Two Israeli soldiers have been killed by a Hezbollah missile fired at at an Israeli military vehicle in the Shebaa farms area on the border with Syria and Lebanon.
The Israeli military confirmed that seven soldiers were also injured in Wednesday’s strike.
In response to the attack, Israeli forces fired shells across the border into southern Lebanon, killing a UN peacekeeper from Spain. The United Nations Interim Force in Lebanon (UNIFIL) confirmed the death.
Responding to the attack, Israeli Prime Minister Benjamin Netanyahu promised those behind it would be held responsible.
“Those behind the attack today will pay the full price,” Netanyahu said as he launched consultations with security chiefs on a possible further response to the incident, according to a Reuters news agency report.
There were also reports of Israeli war planes flying over the border with Lebanon.
A Hezbollah statement claiming responsibility for the attack said: “11:25am this morning, al-Quneitra Martyr’s group targeted an Israeli convoy with specialised heavy duty rockets in the occupied Lebanese Shebaa farms area.
The convoy included Israeli artillery, an officer and several soldiers many of whom were injured,” the statement read.
The attack by Hezbollah was likely in retaliation for an Israeli air strike in Quneitra on January 18th that killed six Hezbollah fighters and an Iranian general. Both Hezbollah and the Iranian army had vowed revenge, and earlier on Wednesday Iran said that Israelshould “await retaliation” for the strike.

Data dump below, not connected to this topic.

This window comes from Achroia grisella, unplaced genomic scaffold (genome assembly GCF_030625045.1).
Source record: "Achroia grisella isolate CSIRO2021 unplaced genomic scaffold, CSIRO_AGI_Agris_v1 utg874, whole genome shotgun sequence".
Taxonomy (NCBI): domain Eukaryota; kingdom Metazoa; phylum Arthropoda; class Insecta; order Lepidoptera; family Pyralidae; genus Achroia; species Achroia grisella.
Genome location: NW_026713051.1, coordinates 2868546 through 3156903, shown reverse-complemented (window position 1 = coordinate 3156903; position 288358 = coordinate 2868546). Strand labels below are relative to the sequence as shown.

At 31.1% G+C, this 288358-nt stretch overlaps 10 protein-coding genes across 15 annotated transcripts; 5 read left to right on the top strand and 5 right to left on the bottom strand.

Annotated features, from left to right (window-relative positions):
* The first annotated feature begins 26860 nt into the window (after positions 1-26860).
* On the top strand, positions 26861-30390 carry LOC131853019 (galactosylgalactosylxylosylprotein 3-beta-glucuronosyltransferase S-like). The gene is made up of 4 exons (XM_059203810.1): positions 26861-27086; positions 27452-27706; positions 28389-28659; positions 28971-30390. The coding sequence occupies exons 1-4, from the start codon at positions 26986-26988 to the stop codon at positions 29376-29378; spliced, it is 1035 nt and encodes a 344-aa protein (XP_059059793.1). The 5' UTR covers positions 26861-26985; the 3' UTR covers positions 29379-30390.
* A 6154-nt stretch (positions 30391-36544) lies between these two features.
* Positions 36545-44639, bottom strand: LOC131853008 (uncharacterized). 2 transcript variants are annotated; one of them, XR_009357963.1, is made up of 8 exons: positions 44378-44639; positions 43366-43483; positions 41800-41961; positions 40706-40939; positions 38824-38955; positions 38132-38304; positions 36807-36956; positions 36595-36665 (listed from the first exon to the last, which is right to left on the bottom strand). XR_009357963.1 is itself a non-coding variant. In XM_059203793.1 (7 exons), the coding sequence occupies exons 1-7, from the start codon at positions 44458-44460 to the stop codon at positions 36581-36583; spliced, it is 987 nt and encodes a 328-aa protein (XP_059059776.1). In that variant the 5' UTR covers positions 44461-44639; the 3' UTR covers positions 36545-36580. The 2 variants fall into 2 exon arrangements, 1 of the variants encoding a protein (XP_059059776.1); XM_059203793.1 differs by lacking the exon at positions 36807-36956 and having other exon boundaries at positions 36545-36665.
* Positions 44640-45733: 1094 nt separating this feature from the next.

A Lebanese army spokesman said the missile was not fired from Lebanese territory, and that the artillery response by Israel was randomly falling on areas along the border, but that no shells had landed on villages with civilians yet.
Shebaa Farms is a small strip of disputed land at the intersection of the Lebanese-Syrian border and the Israeli-occupied Golan Heights.
Schools closed in and around Shebaa, and residents stayed indoors as the shelling continued throughout Wednesday morning.
Residents in neighbouring towns carried on as normal, telling Al Jazeera they did not feel things would escalate into full-blown war.
“Whatever happens happens, but we’re not moving and we’re not scared,” one resident of Marjayoun, a town a few kilometres from the border with Israeli, said.
In a letter to the UN Security Council, Ron Prosor, the Israeli ambassador to the UN, condemned the attack, saying Hezbollah had been “stockpiling” weapons in southern Lebanon in violation of a UN resolution.
“Israel will not accept any attacks on its territory and it will exercise its right to self-defence and take all necessary measures to protect its population.”
Al Jazeera’s Nisreen el-Shamayleh, reporting from Jerusalem, said that while a response was expected from Israel against Hezbollah, an escalation of hostilities was unlikely.
Lebanese politician Samir Geagea, a member of the March 14 opposed to Hezbollah, said that the organisation “doesn’t have the right to involve the Lebanese army and government in a battle with Israel.”
Walid Jumblatt, another politician considered to be centrist, said the attack would lead to “turbulent” times for Lebanon.
On Friday, Hezbollah leader Hassan Nasrallah is expected to speak on the Quneitra strike.
In 2006, Israel fought a bloody war against Hezbollah that killed more than 1,200 people in Lebanon, mostly civilians, and some 160 Israelis, mostly soldiers.